In a letter to a key Republican committee head, the Congressional Budget Office and the Joint Committee on Taxation said that the tax reform proposal being considered in the House would add more to the deficit than is allowed under procedural rules.
Republicans are banking on passing tax reform through the process known as reconciliation, which allows them to use only a simple 51-vote majority in the Senate but also limits the bill to increasing the deficit by no more than $1.5 trillion by 2027.
Previously, Republicans expected the tax reform bill, known as the Tax Cuts and Jobs Act, to increase the deficit by only $1.4 trillion — nearly three hundred billion dollars less than the CBO’s Wednesday estimate. By 2027, the CBO says, the U.S. will be $11.78 trillion in debt. (The CBO’s estimate doesn’t consider potential macroeconomic effects: for example, possible economic growth as a result of tax cuts.)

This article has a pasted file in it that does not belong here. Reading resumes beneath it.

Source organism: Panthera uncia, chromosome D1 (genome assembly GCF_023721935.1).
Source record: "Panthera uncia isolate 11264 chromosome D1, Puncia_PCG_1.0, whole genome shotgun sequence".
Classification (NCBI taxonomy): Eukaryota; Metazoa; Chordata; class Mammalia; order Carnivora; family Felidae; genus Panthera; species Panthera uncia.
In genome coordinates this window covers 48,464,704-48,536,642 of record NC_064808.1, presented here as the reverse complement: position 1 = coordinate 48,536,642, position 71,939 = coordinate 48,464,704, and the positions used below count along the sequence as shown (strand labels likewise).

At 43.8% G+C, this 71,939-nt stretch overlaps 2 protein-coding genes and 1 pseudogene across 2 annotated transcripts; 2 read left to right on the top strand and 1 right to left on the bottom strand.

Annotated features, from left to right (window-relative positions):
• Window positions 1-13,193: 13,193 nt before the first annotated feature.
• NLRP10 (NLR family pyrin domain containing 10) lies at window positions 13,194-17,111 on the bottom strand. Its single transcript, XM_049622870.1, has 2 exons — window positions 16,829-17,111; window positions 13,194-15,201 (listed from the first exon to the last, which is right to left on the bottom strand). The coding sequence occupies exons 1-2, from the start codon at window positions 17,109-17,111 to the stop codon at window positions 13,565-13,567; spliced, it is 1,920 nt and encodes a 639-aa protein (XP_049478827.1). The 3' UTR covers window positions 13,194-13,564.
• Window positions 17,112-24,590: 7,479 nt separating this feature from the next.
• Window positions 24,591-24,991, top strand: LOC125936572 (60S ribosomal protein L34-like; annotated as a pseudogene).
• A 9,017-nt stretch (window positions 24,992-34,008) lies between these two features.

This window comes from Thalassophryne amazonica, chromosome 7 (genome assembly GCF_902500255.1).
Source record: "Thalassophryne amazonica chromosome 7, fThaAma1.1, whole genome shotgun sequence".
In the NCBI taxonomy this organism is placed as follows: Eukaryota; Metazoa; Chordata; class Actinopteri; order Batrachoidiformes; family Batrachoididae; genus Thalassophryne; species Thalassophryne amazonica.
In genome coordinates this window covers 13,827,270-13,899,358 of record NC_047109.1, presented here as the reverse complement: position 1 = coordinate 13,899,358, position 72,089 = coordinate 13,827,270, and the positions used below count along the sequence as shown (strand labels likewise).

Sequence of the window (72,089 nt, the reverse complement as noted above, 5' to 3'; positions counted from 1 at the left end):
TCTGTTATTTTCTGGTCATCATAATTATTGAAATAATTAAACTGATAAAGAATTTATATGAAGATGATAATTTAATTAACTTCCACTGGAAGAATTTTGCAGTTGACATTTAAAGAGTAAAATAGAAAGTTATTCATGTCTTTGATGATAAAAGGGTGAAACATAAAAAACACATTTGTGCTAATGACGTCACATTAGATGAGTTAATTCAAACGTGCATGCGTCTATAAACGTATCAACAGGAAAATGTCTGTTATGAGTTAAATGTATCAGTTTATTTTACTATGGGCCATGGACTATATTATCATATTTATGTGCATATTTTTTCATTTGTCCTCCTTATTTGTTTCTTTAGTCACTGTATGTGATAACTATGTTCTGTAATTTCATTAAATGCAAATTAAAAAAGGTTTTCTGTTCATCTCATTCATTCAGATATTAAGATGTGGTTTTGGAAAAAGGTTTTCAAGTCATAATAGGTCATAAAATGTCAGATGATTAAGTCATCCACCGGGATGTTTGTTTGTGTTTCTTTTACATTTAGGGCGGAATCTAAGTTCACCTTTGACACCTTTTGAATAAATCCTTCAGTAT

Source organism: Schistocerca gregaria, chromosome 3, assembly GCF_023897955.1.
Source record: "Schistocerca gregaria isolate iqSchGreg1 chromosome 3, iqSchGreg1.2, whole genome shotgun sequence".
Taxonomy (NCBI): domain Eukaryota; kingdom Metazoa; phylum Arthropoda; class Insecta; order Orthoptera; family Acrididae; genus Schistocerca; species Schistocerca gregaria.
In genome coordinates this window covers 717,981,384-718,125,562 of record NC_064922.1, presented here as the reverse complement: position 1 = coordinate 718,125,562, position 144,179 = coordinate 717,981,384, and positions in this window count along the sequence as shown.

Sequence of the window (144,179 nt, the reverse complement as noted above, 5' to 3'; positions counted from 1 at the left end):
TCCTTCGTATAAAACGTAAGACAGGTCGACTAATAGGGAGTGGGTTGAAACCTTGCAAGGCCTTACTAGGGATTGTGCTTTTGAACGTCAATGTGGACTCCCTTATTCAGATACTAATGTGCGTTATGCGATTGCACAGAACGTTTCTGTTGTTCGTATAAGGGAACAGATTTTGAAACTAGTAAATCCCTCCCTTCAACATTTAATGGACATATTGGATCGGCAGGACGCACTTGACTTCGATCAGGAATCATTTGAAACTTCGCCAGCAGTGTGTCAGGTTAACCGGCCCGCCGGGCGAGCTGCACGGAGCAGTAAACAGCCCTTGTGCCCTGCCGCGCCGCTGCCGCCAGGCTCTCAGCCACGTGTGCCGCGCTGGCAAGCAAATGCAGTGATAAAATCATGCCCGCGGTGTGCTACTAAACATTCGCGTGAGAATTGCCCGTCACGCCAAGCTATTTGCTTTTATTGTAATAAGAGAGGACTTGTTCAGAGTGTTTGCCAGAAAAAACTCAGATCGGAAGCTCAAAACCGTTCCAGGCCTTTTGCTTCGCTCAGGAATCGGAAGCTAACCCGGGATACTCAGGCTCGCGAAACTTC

The new estimate complicates the G.O.P’s pledge to pass the tax reform package — billed as the first significant overhaul of the federal tax code since the Reagan years — by the Thanksgiving recess.
The House of Representatives continues to mark up the first draft of the legislation, and the Senate is preparing to release its version, though Wednesday’s news will likely send members of the upper house back to the drawing board to make changes so it does not exceed the budgetary ceiling.
It will be a tricky task. The tax reform bill offers a number of tax cuts, particularly to the wealthy, and tax cuts cost money: the federal government is suddenly receiving significantly less income. Revising the bill to accommodate budgetary constraints might require provisions that make the tax plan suddenly seem less monumental — for example, making the tax cuts only temporary.
Correction: The original version of this story misstated the difference between the CBO’s estimate of the tax bill’s impact on the deficit and the Republicans’ estimate. It is $300 billion, not $3 billion.